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Emotional mobility and gender in the court room: the perspective of the consistory courts of Cambrai, Brussels and Tournai

(2010) ITINERARIA (TAVARNUZZE). 8-9. p.301-326
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Abstract
Consistory court records show how the rules in canon law regarding entering into marriage were enforced. An examination of the reasons why spouses ran away from their parishes of residence would suggest two major possible fields of research: first, into informal or clandestine marriages; and, second, into marriage impediments, especially those relating to pre-contract and incest. Freedom in the choice of a marriage partner meant that the consent of a third party was not necessary. However, the physical act of fleeing the community (physical mobility) often reflected a change in the affections of one or other partner (emotional mobility) even self-divorce (leaving one spouse and taking another), while some combination of fraud, self-deception, and fear of social control often prompted a decision to undertake some kind of journey.
Keywords
Women's History, Gender, Low Countries, Middle Ages, Canon Law, Travel History, Sources

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Citation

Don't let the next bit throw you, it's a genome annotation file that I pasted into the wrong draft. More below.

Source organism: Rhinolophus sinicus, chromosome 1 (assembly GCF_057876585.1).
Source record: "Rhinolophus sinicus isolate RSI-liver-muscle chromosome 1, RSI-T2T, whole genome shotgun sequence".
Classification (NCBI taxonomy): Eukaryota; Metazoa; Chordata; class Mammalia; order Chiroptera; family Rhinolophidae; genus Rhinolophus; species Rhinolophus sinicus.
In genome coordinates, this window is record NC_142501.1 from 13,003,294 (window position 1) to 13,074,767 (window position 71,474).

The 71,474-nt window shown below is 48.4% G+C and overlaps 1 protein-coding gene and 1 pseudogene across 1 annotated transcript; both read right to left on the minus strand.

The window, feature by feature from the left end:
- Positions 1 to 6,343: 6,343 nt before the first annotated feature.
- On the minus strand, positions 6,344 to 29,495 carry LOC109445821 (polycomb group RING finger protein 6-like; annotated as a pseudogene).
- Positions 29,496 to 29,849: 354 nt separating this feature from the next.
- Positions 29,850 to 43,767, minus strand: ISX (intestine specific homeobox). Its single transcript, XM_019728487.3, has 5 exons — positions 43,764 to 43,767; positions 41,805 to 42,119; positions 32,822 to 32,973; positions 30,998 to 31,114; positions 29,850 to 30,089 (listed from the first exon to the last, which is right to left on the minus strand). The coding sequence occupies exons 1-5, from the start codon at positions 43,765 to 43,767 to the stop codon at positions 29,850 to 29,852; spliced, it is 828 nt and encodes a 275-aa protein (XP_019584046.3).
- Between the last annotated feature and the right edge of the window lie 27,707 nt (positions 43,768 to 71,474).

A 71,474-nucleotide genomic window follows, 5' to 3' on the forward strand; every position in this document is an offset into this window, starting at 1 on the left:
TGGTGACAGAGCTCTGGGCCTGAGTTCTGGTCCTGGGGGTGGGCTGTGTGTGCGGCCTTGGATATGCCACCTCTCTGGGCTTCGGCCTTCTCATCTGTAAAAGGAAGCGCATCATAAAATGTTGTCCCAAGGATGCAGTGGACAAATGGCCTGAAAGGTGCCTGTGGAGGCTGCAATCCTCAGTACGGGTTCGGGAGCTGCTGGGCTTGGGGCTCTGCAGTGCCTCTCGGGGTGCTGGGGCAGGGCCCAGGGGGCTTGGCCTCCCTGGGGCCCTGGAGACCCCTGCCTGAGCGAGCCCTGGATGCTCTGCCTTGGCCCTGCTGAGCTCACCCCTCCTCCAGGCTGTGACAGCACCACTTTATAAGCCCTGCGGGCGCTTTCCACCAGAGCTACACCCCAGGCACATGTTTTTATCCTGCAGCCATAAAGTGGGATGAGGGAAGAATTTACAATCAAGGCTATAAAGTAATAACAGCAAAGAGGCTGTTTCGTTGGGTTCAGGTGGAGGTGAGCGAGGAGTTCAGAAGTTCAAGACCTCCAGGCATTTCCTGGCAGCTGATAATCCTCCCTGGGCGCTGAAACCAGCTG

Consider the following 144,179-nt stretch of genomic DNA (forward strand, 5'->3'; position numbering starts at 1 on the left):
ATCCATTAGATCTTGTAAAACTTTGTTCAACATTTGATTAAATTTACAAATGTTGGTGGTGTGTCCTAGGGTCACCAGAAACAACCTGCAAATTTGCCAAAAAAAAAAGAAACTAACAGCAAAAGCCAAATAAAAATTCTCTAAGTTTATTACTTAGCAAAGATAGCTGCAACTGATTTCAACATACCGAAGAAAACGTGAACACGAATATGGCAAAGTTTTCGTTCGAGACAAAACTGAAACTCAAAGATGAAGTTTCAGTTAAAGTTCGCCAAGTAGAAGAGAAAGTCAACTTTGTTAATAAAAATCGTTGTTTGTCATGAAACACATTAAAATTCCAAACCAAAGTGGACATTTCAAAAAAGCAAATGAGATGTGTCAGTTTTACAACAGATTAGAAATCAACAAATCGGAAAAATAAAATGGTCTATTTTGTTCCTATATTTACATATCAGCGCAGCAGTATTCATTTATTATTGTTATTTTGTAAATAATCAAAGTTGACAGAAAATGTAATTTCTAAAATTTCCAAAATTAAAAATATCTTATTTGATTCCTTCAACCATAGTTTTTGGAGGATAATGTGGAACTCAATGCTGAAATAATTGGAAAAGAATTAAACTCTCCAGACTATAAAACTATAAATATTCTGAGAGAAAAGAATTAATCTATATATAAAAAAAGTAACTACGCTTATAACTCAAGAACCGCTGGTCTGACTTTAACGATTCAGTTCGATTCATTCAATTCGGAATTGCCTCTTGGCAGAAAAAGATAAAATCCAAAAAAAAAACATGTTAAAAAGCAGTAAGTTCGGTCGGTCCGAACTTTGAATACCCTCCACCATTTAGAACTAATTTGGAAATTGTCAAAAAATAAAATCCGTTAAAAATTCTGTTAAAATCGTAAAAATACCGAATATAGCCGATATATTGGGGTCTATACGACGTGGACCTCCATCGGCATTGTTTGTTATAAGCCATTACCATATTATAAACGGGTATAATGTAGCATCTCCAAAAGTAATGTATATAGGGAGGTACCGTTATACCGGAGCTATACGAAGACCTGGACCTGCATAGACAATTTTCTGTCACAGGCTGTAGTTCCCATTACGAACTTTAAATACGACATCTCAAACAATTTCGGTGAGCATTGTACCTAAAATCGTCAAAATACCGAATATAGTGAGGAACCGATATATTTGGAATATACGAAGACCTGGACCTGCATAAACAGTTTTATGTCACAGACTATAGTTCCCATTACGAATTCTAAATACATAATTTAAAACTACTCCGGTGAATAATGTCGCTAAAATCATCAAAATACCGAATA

Please use this url to cite or link to this publication:

Chicago
Van Melkebeek, Monique. 2010. “Emotional Mobility and Gender in the Court Room: The Perspective of the Consistory Courts of Cambrai, Brussels and Tournai.” Itineraria (tavarnuzze) 8-9: 301–326.
APA
Van Melkebeek, M. (2010). Emotional mobility and gender in the court room: the perspective of the consistory courts of Cambrai, Brussels and Tournai. ITINERARIA (TAVARNUZZE), 8-9, 301–326.
Vancouver
1.
Van Melkebeek M. Emotional mobility and gender in the court room: the perspective of the consistory courts of Cambrai, Brussels and Tournai. ITINERARIA (TAVARNUZZE). 2010;8-9:301–26.
MLA
Van Melkebeek, Monique. “Emotional Mobility and Gender in the Court Room: The Perspective of the Consistory Courts of Cambrai, Brussels and Tournai.” ITINERARIA (TAVARNUZZE) 8-9 (2010): 301–326. Print.
@article{1858457,
  abstract     = {Consistory court records show how the rules in canon law regarding entering into marriage were enforced. An examination of the reasons why spouses ran away from their parishes of residence would suggest two major possible fields of research: first, into informal or clandestine marriages; and, second, into marriage impediments, especially those relating to pre-contract and incest. Freedom in the choice of a marriage partner meant that the consent of a third party was not necessary. However, the physical act of fleeing the community (physical mobility) often reflected a change in the affections of one or other partner (emotional mobility) even self-divorce (leaving one spouse and taking another), while some combination of fraud, self-deception, and fear of social control often prompted a decision to undertake some kind of journey.},
  author       = {Van Melkebeek, Monique},
  issn         = {1594-1019},
  journal      = {ITINERARIA (TAVARNUZZE)},
  keyword      = {Women's History,Gender,Low Countries,Middle Ages,Canon Law,Travel History,Sources},
  language     = {eng},
  pages        = {301--326},
  title        = {Emotional mobility and gender in the court room: the perspective of the consistory courts of Cambrai, Brussels and Tournai},
  volume       = {8-9},
  year         = {2010},
}